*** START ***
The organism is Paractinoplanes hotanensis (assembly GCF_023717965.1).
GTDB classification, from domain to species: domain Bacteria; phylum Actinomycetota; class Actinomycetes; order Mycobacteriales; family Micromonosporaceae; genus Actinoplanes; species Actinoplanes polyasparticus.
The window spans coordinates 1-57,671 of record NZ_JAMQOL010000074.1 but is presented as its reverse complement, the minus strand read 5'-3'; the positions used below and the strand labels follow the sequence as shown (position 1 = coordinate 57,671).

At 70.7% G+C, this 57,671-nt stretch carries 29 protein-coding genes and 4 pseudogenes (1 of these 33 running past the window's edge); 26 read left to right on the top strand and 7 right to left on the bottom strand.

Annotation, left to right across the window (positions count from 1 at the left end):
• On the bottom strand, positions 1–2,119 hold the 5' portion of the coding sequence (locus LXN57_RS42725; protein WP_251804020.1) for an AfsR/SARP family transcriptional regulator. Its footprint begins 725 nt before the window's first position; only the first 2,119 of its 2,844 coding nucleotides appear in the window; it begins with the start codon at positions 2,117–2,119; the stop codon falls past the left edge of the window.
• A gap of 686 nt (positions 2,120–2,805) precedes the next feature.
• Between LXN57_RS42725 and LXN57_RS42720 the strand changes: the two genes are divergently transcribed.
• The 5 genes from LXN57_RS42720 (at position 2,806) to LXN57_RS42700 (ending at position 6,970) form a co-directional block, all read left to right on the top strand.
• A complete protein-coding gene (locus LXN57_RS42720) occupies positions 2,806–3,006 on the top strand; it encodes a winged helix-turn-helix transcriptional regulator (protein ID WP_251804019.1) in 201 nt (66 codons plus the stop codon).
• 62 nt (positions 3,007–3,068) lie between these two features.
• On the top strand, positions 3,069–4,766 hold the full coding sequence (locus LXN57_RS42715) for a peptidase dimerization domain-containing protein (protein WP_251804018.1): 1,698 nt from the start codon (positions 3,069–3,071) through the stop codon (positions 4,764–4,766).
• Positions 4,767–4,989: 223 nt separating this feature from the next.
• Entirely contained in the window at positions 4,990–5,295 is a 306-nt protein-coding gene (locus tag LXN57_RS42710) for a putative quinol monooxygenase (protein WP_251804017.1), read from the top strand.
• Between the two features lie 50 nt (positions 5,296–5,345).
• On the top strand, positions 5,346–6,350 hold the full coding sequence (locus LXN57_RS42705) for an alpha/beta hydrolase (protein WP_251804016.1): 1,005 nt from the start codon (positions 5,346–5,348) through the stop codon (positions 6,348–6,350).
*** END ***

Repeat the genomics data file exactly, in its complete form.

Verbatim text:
The organism is Paractinoplanes hotanensis (assembly GCF_023717965.1).
GTDB classification, from domain to species: domain Bacteria; phylum Actinomycetota; class Actinomycetes; order Mycobacteriales; family Micromonosporaceae; genus Actinoplanes; species Actinoplanes polyasparticus.
The window spans coordinates 1-57,671 of record NZ_JAMQOL010000074.1 but is presented as its reverse complement, the minus strand read 5'-3'; the positions used below and the strand labels follow the sequence as shown (position 1 = coordinate 57,671).

At 70.7% G+C, this 57,671-nt stretch carries 29 protein-coding genes and 4 pseudogenes (1 of these 33 running past the window's edge); 26 read left to right on the top strand and 7 right to left on the bottom strand.

Annotation, left to right across the window (positions count from 1 at the left end):
• On the bottom strand, positions 1–2,119 hold the 5' portion of the coding sequence (locus LXN57_RS42725; protein WP_251804020.1) for an AfsR/SARP family transcriptional regulator. Its footprint begins 725 nt before the window's first position; only the first 2,119 of its 2,844 coding nucleotides appear in the window; it begins with the start codon at positions 2,117–2,119; the stop codon falls past the left edge of the window.
• A gap of 686 nt (positions 2,120–2,805) precedes the next feature.
• Between LXN57_RS42725 and LXN57_RS42720 the strand changes: the two genes are divergently transcribed.
• The 5 genes from LXN57_RS42720 (at position 2,806) to LXN57_RS42700 (ending at position 6,970) form a co-directional block, all read left to right on the top strand.
• A complete protein-coding gene (locus LXN57_RS42720) occupies positions 2,806–3,006 on the top strand; it encodes a winged helix-turn-helix transcriptional regulator (protein ID WP_251804019.1) in 201 nt (66 codons plus the stop codon).
• 62 nt (positions 3,007–3,068) lie between these two features.
• On the top strand, positions 3,069–4,766 hold the full coding sequence (locus LXN57_RS42715) for a peptidase dimerization domain-containing protein (protein WP_251804018.1): 1,698 nt from the start codon (positions 3,069–3,071) through the stop codon (positions 4,764–4,766).
• Positions 4,767–4,989: 223 nt separating this feature from the next.
• Entirely contained in the window at positions 4,990–5,295 is a 306-nt protein-coding gene (locus tag LXN57_RS42710) for a putative quinol monooxygenase (protein WP_251804017.1), read from the top strand.
• Between the two features lie 50 nt (positions 5,296–5,345).
• On the top strand, positions 5,346–6,350 hold the full coding sequence (locus LXN57_RS42705) for an alpha/beta hydrolase (protein WP_251804016.1): 1,005 nt from the start codon (positions 5,346–5,348) through the stop codon (positions 6,348–6,350).